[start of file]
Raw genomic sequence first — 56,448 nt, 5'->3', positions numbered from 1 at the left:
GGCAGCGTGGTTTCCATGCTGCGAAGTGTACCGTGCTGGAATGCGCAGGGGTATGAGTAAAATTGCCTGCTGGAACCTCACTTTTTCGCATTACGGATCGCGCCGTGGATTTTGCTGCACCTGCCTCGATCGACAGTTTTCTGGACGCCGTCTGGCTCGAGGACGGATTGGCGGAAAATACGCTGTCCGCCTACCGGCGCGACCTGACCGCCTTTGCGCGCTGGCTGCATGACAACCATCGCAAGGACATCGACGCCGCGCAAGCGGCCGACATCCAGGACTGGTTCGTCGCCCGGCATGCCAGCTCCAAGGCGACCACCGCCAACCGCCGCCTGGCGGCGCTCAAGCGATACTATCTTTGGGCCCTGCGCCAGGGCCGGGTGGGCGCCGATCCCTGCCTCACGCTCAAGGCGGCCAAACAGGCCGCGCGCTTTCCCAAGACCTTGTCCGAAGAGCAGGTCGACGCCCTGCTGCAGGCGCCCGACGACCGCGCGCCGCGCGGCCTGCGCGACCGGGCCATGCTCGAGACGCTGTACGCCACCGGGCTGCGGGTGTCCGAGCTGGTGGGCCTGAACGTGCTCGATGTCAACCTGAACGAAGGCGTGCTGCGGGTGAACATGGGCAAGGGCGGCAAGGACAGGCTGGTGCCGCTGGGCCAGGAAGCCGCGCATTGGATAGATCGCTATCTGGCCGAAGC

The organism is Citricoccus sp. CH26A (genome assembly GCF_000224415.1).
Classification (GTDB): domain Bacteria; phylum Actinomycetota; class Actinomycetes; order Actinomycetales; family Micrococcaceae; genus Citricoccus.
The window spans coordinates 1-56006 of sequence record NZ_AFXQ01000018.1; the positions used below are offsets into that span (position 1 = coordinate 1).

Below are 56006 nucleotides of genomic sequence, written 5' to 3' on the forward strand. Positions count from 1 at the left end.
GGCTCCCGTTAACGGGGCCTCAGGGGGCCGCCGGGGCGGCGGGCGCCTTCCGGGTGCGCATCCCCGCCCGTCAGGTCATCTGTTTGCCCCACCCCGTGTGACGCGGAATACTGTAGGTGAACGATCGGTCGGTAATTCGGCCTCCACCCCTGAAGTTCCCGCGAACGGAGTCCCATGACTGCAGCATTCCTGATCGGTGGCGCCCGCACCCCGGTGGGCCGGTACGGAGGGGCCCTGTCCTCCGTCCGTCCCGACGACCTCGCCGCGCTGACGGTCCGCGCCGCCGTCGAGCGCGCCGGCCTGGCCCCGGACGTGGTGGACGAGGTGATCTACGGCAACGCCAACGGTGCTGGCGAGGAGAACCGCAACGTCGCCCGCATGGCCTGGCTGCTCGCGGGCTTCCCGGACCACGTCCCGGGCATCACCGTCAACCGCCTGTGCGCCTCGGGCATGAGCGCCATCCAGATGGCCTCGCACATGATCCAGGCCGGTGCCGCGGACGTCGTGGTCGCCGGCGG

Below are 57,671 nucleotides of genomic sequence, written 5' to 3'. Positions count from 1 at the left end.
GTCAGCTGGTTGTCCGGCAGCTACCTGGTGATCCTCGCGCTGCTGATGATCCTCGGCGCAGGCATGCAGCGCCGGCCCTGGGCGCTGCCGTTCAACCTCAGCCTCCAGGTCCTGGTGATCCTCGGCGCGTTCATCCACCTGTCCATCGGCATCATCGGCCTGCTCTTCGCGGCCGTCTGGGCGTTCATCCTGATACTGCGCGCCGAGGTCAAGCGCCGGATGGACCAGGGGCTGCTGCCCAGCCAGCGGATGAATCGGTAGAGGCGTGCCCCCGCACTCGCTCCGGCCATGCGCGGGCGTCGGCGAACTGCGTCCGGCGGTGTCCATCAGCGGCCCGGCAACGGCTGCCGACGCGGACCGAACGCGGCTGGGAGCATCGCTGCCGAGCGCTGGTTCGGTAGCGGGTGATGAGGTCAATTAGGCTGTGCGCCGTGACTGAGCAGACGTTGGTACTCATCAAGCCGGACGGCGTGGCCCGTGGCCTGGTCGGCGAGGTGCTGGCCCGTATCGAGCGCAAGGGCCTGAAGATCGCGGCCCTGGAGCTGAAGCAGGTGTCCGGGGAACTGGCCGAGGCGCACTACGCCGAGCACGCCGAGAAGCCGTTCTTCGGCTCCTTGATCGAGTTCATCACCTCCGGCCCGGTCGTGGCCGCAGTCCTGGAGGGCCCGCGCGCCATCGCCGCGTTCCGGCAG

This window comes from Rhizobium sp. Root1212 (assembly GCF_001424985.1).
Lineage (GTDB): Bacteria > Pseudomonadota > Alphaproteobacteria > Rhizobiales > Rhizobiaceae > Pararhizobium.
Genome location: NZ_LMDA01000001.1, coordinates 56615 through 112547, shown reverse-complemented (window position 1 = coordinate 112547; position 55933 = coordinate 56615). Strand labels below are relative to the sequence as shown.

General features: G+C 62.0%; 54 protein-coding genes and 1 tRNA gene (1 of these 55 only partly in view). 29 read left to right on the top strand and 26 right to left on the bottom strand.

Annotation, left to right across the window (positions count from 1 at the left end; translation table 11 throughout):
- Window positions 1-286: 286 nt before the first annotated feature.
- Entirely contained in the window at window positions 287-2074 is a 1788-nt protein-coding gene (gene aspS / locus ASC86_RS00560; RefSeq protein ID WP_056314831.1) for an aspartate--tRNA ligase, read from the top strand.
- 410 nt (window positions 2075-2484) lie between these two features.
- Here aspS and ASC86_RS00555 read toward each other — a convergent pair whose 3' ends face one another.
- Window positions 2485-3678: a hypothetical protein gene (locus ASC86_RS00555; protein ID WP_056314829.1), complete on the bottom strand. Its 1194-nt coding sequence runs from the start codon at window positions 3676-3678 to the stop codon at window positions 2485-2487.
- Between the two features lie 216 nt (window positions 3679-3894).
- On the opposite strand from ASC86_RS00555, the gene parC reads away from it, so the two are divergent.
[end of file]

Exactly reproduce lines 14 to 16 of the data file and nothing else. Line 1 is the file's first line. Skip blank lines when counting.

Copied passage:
Annotation, left to right across the window (positions count from 1 at the left end; translation table 11 throughout):
- Window positions 1-286: 286 nt before the first annotated feature.
- Entirely contained in the window at window positions 287-2074 is a 1788-nt protein-coding gene (gene aspS / locus ASC86_RS00560; RefSeq protein ID WP_056314831.1) for an aspartate--tRNA ligase, read from the top strand.